Thursday, September 22, 2016

Once again, Distant Cousin scoops the news!

Once again, something in today's headlines was foreseen in the world of Ana Darcy's Distant Cousin chronicles. Ana admitted, in her 2005 debut in Distant Cousin Arrival, that she had had her genes slightly modified before she was born, and she went on to explain the main two differences that set her apart from most of her fellows. Today, in a story on NPR's Morning Edition (Swedish Scientist Seeks To Edit DNA Of Healthy Human Embryos) we learn that our own scientists, for better or worse (hopefully for better) are beginning to investigate that very possibility now. 

The Distant Cousin stories have anticipated developments in science and the news many times before--more than a dozen so far (examples). Readers disagree, however,  as to whether the stories are "science fiction" or not. There is no time travel, no hopping blithely from galaxy to galaxy, no worm holes to other dimensions, and the like.  Ana's world is our world, pretty much, our world today. 

But you shouldn't read the Distant Cousin stories merely to wonder about future advancements in science and technology. What you'll love is the  great characters, in colorful places and unexpected situations, situations that intrigue and stir your imagination. That is the reason Distant Cousin is being turned into a series. It may take years to appear, but you don't have to wait. The pleasure is available right now!

There are many excerpts in Ana's blog:

Before it's a TV series, it's a series!

Sunday, April 3, 2016

Take a drive through Ana's pecan trees!

The extraterrestrial sweetheart, ranch wife, and star of the Distant Cousin stories, Ana Darcy, lives with her family near Mesilla, in southern New Mexico just south of Las Cruces (and about forty miles north of El Paso, Texas). A narrow width of highly productive farmland lies along the Rio Grande River, with harsh desert close on either side. The entire area can easily be seen from the air, in this post and below:

Several satellite photos of the same area may be seen here as well. The larger solid green areas, believe it or not, are vast orchards of pecan trees which yield over twenty-five million pounds of pecans a year.  

Of interest to readers, Ana's husband keeps his wife's space pod in a leased machinery building in the middle of one of these groves. They are fenced and patrolled and the family has never had a problem with intruders--not yet, anyway.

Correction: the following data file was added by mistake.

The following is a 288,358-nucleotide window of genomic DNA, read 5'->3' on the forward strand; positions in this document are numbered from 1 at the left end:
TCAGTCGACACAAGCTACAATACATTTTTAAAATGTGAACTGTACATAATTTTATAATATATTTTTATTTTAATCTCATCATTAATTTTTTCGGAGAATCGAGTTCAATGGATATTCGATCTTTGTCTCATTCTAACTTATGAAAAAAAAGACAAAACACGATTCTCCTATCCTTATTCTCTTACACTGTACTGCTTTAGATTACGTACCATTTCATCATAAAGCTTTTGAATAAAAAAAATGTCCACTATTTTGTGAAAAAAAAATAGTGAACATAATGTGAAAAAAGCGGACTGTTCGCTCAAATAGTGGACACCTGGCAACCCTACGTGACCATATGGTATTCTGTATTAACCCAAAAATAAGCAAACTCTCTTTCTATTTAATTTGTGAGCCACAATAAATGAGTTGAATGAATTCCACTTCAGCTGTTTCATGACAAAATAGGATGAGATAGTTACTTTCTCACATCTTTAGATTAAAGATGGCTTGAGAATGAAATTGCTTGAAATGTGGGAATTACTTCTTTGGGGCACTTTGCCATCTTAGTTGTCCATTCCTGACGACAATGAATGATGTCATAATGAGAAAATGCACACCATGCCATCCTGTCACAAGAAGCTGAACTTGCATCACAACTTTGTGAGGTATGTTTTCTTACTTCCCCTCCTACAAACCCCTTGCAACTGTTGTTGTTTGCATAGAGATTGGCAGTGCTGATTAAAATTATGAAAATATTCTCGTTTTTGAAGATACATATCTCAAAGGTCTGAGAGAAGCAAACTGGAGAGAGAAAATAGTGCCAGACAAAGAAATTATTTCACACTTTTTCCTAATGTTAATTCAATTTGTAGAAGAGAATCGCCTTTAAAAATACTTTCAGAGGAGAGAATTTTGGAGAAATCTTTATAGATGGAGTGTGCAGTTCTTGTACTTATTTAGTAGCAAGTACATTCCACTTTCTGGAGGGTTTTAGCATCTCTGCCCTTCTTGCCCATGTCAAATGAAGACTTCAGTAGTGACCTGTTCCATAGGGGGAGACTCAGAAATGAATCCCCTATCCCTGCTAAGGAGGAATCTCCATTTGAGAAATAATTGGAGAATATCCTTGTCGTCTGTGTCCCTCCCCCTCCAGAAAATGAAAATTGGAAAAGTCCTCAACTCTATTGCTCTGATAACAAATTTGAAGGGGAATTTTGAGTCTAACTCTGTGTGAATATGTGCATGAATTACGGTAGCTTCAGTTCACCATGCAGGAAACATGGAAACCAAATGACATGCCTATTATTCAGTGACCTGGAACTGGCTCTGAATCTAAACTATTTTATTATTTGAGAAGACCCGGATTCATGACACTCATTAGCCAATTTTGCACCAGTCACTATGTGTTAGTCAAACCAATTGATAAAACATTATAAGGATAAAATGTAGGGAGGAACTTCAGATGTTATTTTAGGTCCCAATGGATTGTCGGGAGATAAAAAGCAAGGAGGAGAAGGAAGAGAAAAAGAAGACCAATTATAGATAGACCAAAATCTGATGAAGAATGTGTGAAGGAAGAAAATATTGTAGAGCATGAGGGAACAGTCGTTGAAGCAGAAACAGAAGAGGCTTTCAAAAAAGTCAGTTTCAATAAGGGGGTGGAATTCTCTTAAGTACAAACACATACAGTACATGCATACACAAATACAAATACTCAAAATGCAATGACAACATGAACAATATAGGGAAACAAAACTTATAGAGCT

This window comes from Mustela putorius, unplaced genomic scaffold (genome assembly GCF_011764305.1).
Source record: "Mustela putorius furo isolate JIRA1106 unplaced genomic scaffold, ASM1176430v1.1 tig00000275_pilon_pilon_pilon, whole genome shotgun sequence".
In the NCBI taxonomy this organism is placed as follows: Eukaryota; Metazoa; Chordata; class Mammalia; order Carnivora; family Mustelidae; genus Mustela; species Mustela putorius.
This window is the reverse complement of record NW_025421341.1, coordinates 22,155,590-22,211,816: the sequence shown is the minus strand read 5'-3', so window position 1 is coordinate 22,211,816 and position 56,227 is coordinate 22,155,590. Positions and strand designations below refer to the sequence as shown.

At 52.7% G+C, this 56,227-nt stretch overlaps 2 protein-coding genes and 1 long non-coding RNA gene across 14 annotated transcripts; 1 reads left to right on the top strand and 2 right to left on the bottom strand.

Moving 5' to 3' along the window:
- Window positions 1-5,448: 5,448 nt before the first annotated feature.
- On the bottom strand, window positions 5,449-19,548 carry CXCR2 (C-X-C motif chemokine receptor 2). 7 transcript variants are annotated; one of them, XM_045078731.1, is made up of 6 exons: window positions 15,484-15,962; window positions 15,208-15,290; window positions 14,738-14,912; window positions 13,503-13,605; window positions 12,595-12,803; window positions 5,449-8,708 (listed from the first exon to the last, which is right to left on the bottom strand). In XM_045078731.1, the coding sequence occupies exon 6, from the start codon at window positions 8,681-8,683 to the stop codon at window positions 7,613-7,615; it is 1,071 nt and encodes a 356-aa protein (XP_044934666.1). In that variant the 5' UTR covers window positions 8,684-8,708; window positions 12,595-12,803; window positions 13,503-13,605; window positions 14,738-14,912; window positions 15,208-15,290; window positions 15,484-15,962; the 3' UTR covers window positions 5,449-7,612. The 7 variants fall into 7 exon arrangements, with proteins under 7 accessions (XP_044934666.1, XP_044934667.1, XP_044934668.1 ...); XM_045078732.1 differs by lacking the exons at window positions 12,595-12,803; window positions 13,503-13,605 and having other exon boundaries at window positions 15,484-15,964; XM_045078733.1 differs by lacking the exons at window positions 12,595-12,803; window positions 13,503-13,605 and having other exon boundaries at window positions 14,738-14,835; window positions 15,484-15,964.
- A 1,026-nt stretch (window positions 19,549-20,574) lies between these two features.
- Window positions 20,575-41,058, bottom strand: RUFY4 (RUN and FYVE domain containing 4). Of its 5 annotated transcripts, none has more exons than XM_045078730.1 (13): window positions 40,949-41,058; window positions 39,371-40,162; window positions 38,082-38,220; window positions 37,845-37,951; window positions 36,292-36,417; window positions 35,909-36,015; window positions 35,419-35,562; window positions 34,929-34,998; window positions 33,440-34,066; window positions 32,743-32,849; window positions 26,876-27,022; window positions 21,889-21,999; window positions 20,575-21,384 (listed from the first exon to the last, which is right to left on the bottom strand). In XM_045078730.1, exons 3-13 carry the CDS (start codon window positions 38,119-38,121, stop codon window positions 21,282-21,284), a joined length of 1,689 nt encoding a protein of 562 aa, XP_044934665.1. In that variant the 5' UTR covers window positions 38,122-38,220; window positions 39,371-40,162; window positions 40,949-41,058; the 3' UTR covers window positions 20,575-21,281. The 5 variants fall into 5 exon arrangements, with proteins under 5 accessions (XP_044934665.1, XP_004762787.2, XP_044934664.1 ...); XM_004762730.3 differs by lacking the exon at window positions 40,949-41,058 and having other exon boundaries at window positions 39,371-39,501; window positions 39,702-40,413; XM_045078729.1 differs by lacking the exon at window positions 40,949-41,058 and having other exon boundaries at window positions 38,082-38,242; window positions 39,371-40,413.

New Mexico Highway 28, the original paved road from Las Cruces to El Paso is seen in the photo above as a thin line running top to bottom. It is not the wider line, which is the bed of the river. 

A drive down Highway 28 can be beautifully hypnotic. Here is a small taste, made from a car traveling 55 mph. Try it! You will see a LOT of pecan trees!

Monday, January 18, 2016

Ana and son explain another cool math puzzle

Remember the card trick on YouTube, where the poster begged someone to explain how it worked? Ana and her son Julio figured it out and the explanation is here, in Ana's own handwriting.

Now they've done another one. She and her son loved a puzzle Tom and Ray Magliozzi used on an episode of Car Talk on NPR. It's simple (but not that easy). Here's the puzzle: 

Using only standard mathematical symbols (x, ., /, ÷,  etc.) make three nines (9, 9, and 9) equal 20. 

Ana was embarrassed that Julio figured it out before she did, but it might be because Julio grew up knowing Earth's standard mathematical notation system. Ana didn't. She came to it as an adult, when she arrived on the moon from Thomo. Thoman math uses different symbols. Our symbols are a second language to her, mathematically speaking. 

When you give up, you may find the answer, plus Julio's insightful understanding of this problem, here.

(The wildflowers--wine cups--are only a reminder of warmer weather.)

Other puzzles from our extraterrestrial Distant Cousin:

Friday, January 15, 2016

El Chapo or El Checo? Distant Cousin scoops the news again. Twice!

Fans of the Distant Cousin books already know the series has anticipated many recent and surprising events in the world today, in politics, medicine, athletics and more. (There are EIGHT examples here.) Now, in quick succession, there are two more.

In Distant Cousin: Santa Muerte, Earth's favorite extraterrestrial Ana Darcy Méndez and her daughter run into one El Checo, a notorious drug kingpin, in northern Mexico. Let's only say that their encounter turned out a little differently than the one that put the real El Chapo in the news five months after the book was published.

The second item is also from the news of the last few days: progress in the fight against river blindness, a nasty disease the World Health Organization calls a "neglected tropical disease." The lack of treatment was noted in Distant Cousin: Repatriation in 2006, chapter 32, in which Ana cannot understand why the people of Earth don't do more to fight it. Now, at last, they have. About time!

The Distant Cousin stories do NOT try to predict the future. Their genre has always been difficult to define. They take place on Earth in the present day with only humans (including Ana, the extraterrestrial), and the occasional cat or horse. They have been called character-driven western Chicano action/adventure romance sci-fi stories. Whatever they might be, they are also fun!